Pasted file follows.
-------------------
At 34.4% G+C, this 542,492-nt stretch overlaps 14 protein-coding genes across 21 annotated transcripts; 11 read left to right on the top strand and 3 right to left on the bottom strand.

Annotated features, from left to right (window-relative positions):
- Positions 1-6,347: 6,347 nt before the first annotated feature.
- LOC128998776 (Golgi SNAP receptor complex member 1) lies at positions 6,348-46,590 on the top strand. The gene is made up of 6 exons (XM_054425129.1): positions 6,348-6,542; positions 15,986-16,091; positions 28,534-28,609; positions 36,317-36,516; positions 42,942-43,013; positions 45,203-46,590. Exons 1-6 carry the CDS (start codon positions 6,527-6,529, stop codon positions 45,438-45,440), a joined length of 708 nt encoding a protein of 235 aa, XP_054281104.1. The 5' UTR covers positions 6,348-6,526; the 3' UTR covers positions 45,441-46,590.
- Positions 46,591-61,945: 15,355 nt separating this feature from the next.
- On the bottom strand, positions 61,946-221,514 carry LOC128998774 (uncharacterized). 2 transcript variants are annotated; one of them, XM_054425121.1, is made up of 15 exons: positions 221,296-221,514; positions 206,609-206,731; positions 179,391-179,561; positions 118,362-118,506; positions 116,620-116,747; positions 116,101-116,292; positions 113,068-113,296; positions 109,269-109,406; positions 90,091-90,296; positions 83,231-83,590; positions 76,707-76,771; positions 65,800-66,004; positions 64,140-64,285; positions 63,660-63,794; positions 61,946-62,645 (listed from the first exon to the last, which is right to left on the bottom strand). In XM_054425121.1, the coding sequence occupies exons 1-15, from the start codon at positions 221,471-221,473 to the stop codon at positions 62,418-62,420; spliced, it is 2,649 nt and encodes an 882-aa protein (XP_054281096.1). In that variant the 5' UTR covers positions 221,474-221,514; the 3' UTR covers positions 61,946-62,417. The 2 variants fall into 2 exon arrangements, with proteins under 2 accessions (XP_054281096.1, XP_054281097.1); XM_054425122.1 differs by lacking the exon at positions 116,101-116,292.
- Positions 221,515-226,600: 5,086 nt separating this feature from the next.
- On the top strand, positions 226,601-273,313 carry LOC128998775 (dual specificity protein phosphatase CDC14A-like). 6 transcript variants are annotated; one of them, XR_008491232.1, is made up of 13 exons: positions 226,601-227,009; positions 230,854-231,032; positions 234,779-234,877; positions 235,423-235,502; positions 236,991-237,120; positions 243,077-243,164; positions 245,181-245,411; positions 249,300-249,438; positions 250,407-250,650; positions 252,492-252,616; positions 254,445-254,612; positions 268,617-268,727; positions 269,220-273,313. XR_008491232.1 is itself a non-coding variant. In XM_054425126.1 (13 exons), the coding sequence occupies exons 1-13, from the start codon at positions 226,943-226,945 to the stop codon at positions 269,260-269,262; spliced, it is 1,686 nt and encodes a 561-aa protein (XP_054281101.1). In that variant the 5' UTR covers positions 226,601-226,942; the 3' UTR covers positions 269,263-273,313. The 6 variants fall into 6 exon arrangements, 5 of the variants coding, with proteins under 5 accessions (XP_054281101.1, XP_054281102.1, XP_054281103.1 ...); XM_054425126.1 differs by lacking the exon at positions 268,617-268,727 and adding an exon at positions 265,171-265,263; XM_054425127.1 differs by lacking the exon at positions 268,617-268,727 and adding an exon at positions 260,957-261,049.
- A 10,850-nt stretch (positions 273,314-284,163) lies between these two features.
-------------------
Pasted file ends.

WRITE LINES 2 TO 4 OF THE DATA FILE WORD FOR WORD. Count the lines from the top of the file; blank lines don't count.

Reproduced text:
Annotated features, from left to right (window-relative positions):
- Positions 1-6,347: 6,347 nt before the first annotated feature.
- LOC128998776 (Golgi SNAP receptor complex member 1) lies at positions 6,348-46,590 on the top strand. The gene is made up of 6 exons (XM_054425129.1): positions 6,348-6,542; positions 15,986-16,091; positions 28,534-28,609; positions 36,317-36,516; positions 42,942-43,013; positions 45,203-46,590. Exons 1-6 carry the CDS (start codon positions 6,527-6,529, stop codon positions 45,438-45,440), a joined length of 708 nt encoding a protein of 235 aa, XP_054281104.1. The 5' UTR covers positions 6,348-6,526; the 3' UTR covers positions 45,441-46,590.